But early Christian yonic art symbolized baptism, not free sex.
In case you haven’t heard, Nadia Bolz-Weber recently commissioned a statue of a vagina. She gifted the statue to Gloria Steinem, who I hope put it on her mantle (though in a pinch, it could also double as a paperweight or spoon rest). The sculpture exists in part to promote Bolz-Weber’s new book, Shameless, and in part as a kind of performance art protest against the damage done by “purity culture.” She invited women to mail in their purity rings—in exchange for a “certificate of impurity”—and then melted them down to form the statue.
Bolz-Weber’s statue has been applauded by some as an artistic celebration of female sexual liberation. Her critics, by contrast, bring up the authority of the Bible, the Christian call to repentance, and the need to distinguish destructive parts of “purity culture” from basic Christian sexual ethics like chastity and marital fidelity. Others take issue with the icon itself as a fertility idol (or at least a sex idol, since I’m assuming this statue is on the pill). A few less-helpful critics responded essentially, “Eww. Vagina art! Icky!”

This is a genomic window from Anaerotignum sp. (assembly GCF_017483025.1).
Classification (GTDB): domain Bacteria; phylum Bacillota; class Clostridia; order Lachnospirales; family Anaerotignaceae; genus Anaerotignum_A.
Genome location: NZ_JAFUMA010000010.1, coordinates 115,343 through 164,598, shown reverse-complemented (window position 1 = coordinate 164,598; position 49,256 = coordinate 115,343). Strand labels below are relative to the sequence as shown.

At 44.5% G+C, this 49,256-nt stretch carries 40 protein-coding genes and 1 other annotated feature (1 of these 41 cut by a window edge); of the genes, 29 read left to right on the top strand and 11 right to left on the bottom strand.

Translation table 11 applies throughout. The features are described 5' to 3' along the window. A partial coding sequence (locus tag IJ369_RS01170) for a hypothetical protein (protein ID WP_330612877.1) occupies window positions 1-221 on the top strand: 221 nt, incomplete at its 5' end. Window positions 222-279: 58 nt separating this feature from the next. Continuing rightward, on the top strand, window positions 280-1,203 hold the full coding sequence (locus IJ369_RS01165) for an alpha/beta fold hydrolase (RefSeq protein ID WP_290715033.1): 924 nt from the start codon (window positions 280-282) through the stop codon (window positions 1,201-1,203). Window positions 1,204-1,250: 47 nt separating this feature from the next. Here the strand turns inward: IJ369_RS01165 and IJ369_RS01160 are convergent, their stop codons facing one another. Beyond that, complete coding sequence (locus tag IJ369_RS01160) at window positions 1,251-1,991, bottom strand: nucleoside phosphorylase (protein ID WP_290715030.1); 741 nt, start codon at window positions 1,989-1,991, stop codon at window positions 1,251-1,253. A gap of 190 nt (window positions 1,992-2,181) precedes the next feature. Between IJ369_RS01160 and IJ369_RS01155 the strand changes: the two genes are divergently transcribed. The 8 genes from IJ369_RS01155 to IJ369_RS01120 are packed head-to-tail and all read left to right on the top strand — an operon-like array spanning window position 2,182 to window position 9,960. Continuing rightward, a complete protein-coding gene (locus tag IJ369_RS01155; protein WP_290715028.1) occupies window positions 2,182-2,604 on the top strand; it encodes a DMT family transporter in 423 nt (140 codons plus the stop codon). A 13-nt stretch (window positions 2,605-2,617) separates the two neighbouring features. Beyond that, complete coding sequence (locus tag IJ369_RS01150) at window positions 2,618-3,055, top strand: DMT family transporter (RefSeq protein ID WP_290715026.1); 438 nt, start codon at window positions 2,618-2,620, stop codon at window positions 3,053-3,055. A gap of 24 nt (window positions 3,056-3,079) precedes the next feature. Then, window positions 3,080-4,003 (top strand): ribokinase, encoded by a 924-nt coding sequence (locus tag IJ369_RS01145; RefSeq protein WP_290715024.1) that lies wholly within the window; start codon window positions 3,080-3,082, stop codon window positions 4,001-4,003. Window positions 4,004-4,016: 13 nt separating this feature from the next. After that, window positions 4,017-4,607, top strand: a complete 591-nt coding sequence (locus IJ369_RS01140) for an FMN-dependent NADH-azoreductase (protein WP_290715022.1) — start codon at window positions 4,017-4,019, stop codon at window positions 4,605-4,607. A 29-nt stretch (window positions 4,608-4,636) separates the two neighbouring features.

However, long before Bolz-Weber’s book tour and the ensuing debate, Christians have been making yonic art. (Yonic, by the way, means vagina-shaped, or technically vulva-shaped. It’s the feminine counterpart to phallic.)
You want vaginal imagery? The church has you covered. Some early baptismal fonts (starting in about the 4th century) were quite intentionally yonic. The Baptistery of Jucundus in Subetula, Tunisia and Vitalis’ Baptistery (also in Tunisia) are two that look particularly vaginal, but there are a handful of others that art historians and theologians …